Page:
Aaron Roth – HOPE International – November 2011
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Fifteen minutes prior, a downpour filled up the roads in the area, and it was still raining when we crossed through the final puddle to get to the school where we’ve made a loan to fund new classrooms and computer labs. The water came to halfway up the tire on the motorcycle taxi I was riding. I picked up my feet just to pretend I was being wise, knowing that my shoes were already wet. I walked in at 10 minutes after two o’clock. The director greeted me. Two hundred students were missing from school that afternoon. “Maybe it’s the rain?” I asked. The director responded, “Maybe, but there’d at least be a few.” “Well maybe there’s an event going on that we don’t know about?” That was just a wild guess, I don’t know the local community news.
I arrived here to work on a project in our micro-lending program that helps improve the quality of education for schools in the rural area. As we were sitting down chatting, a young man walks in the door holding a huge sign about a march against violence and crime in the sector where we are currently located. He tells us that every student from just about every school is probably at the afternoon event which is to start in about 30 min. They won’t be coming in this afternoon.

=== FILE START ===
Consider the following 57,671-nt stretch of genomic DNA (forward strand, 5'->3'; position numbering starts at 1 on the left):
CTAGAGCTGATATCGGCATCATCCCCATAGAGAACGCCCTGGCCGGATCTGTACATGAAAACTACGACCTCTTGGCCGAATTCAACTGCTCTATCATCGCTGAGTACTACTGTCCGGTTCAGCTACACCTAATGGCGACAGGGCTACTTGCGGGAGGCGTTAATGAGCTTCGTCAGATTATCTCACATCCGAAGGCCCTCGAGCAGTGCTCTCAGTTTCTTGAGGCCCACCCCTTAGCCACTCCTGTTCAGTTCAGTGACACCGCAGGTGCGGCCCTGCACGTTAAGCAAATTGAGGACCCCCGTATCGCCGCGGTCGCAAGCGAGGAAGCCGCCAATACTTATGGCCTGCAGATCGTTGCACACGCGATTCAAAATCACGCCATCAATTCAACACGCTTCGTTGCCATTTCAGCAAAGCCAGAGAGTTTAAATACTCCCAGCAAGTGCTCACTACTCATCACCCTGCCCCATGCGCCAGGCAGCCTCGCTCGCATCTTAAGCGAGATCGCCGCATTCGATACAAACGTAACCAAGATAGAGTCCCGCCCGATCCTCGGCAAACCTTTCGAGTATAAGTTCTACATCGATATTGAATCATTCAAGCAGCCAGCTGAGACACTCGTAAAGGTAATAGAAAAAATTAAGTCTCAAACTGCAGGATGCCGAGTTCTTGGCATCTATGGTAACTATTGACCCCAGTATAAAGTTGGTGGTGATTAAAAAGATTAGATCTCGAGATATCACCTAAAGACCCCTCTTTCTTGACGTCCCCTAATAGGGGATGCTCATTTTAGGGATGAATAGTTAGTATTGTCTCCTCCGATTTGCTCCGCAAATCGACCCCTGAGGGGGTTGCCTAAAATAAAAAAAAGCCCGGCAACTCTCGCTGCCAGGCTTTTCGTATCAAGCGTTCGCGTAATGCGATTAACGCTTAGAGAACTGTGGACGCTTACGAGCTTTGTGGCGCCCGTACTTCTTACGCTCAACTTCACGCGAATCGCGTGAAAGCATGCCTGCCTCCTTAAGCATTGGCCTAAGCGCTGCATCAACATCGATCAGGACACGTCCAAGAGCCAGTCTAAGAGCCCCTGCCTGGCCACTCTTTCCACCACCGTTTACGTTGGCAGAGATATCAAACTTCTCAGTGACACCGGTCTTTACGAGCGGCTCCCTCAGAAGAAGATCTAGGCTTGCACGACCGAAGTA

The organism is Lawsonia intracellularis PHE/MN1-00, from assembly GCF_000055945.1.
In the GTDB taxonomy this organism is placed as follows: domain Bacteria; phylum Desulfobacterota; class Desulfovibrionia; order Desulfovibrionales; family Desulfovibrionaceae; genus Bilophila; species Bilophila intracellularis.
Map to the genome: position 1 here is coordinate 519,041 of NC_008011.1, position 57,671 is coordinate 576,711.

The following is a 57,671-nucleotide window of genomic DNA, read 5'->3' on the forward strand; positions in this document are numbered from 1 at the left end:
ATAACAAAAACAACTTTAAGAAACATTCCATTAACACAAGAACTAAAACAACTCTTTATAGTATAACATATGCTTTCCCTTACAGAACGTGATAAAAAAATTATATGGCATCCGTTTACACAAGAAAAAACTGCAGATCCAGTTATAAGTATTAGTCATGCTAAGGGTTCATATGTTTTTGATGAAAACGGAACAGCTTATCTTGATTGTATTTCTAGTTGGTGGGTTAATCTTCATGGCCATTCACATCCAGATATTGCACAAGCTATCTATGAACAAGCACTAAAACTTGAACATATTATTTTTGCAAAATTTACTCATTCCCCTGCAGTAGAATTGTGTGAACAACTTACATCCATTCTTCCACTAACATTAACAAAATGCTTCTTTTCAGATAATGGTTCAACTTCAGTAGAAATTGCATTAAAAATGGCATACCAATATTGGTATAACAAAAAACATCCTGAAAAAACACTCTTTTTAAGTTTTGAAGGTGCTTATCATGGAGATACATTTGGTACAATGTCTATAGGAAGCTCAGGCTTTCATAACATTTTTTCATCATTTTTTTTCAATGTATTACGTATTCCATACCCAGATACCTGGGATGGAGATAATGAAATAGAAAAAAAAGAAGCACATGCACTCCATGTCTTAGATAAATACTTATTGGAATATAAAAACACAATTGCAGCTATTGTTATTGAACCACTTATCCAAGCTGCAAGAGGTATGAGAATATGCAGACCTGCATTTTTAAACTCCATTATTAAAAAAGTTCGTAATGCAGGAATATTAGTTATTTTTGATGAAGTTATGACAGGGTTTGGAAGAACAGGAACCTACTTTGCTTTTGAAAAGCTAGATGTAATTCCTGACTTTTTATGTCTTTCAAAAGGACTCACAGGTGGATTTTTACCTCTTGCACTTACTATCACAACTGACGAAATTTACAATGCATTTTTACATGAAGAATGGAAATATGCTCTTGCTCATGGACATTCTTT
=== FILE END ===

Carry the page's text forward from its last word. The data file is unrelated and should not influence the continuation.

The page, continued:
“So the violence is pretty bad in this area huh?” I ask.
“Yeah, especially when the really poor people try to steal from other people. You know, it gets really bad when people don’t have much.”
Generally, it gets a lot more dangerous in this country around Christmas time. It may sound odd that a time when Christmas cheer should prevail throughout the land, it’s actually quite the opposite. I’ve heard of at least two reasons for the increased danger in the holiday season:
1) By Dominican law, all employees public or private should receive a double salary in December. So, there’s generally more money moving around in the economy, and therefore more targets for theft and robbery.
2) Everyone wants to provide gifts for their family and make purchases during holiday discounts, or at least to have something to give their children. (Christmas time here is the only time most people make non-essential purchases.) Lack of economic resources encourages some people to rob, steal, or prostitute themselves to get more income for Christmas.
The director, Aleyda Torres, follows up with a comment that while the students are missing this afternoon that some students haven’t been coming to school for the past two months. “Why?” Their parents don’t have the money for tuition. They are waiting until they get paid double in December and the students will come back to school.”
I wanted to launch into a discussion about the economic realities faced by the inhabitants of this local area, but Aleyda interrupts me. She looks at my shoes. She sees that they’re wet. I told her it doesn’t bother me. It does, but given this current situation, it feels trite to mention it. She’s looking me over and something strikes her, she says, “Wait, have you eaten lunch?” I respond no. She asks one of the teachers to make me some food, ASAP. Her change of focus tells me that a woman like this, living in such a difficult area, focuses on the immediate practical responses she can take and less on moping about the rain or lack of students. How many of us would focus on whether one person had eaten when they are missing over 200 students?